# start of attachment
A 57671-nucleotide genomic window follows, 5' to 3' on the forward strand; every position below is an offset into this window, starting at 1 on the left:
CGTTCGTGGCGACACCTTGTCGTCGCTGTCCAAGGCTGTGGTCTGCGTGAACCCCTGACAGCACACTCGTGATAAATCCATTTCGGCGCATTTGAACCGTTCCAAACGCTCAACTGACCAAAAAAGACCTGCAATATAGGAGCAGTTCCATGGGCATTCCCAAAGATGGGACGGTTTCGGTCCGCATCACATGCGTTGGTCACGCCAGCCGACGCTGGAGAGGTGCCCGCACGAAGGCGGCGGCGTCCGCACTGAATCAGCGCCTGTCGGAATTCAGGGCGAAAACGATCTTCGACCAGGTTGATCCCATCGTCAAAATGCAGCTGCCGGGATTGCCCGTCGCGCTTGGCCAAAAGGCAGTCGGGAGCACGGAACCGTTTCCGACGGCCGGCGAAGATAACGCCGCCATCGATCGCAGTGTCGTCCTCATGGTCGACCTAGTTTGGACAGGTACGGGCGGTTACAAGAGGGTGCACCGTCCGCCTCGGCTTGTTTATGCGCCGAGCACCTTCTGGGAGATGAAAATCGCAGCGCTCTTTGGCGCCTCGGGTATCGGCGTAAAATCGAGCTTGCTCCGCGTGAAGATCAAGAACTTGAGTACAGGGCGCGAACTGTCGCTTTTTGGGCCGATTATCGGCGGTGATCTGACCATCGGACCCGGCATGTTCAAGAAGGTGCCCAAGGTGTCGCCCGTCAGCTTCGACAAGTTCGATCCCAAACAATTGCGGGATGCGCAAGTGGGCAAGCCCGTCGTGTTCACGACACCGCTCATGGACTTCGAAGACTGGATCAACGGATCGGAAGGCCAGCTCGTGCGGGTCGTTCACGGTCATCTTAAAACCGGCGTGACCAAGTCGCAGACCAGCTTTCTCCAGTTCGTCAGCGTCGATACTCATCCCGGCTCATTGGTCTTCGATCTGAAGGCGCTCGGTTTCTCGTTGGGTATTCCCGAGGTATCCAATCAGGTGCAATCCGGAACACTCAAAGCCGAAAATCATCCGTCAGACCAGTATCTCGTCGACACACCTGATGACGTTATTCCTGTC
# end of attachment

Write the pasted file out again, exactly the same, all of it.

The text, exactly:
A 57671-nucleotide genomic window follows, 5' to 3' on the forward strand; every position below is an offset into this window, starting at 1 on the left:
CGTTCGTGGCGACACCTTGTCGTCGCTGTCCAAGGCTGTGGTCTGCGTGAACCCCTGACAGCACACTCGTGATAAATCCATTTCGGCGCATTTGAACCGTTCCAAACGCTCAACTGACCAAAAAAGACCTGCAATATAGGAGCAGTTCCATGGGCATTCCCAAAGATGGGACGGTTTCGGTCCGCATCACATGCGTTGGTCACGCCAGCCGACGCTGGAGAGGTGCCCGCACGAAGGCGGCGGCGTCCGCACTGAATCAGCGCCTGTCGGAATTCAGGGCGAAAACGATCTTCGACCAGGTTGATCCCATCGTCAAAATGCAGCTGCCGGGATTGCCCGTCGCGCTTGGCCAAAAGGCAGTCGGGAGCACGGAACCGTTTCCGACGGCCGGCGAAGATAACGCCGCCATCGATCGCAGTGTCGTCCTCATGGTCGACCTAGTTTGGACAGGTACGGGCGGTTACAAGAGGGTGCACCGTCCGCCTCGGCTTGTTTATGCGCCGAGCACCTTCTGGGAGATGAAAATCGCAGCGCTCTTTGGCGCCTCGGGTATCGGCGTAAAATCGAGCTTGCTCCGCGTGAAGATCAAGAACTTGAGTACAGGGCGCGAACTGTCGCTTTTTGGGCCGATTATCGGCGGTGATCTGACCATCGGACCCGGCATGTTCAAGAAGGTGCCCAAGGTGTCGCCCGTCAGCTTCGACAAGTTCGATCCCAAACAATTGCGGGATGCGCAAGTGGGCAAGCCCGTCGTGTTCACGACACCGCTCATGGACTTCGAAGACTGGATCAACGGATCGGAAGGCCAGCTCGTGCGGGTCGTTCACGGTCATCTTAAAACCGGCGTGACCAAGTCGCAGACCAGCTTTCTCCAGTTCGTCAGCGTCGATACTCATCCCGGCTCATTGGTCTTCGATCTGAAGGCGCTCGGTTTCTCGTTGGGTATTCCCGAGGTATCCAATCAGGTGCAATCCGGAACACTCAAAGCCGAAAATCATCCGTCAGACCAGTATCTCGTCGACACACCTGATGACGTTATTCCTGTC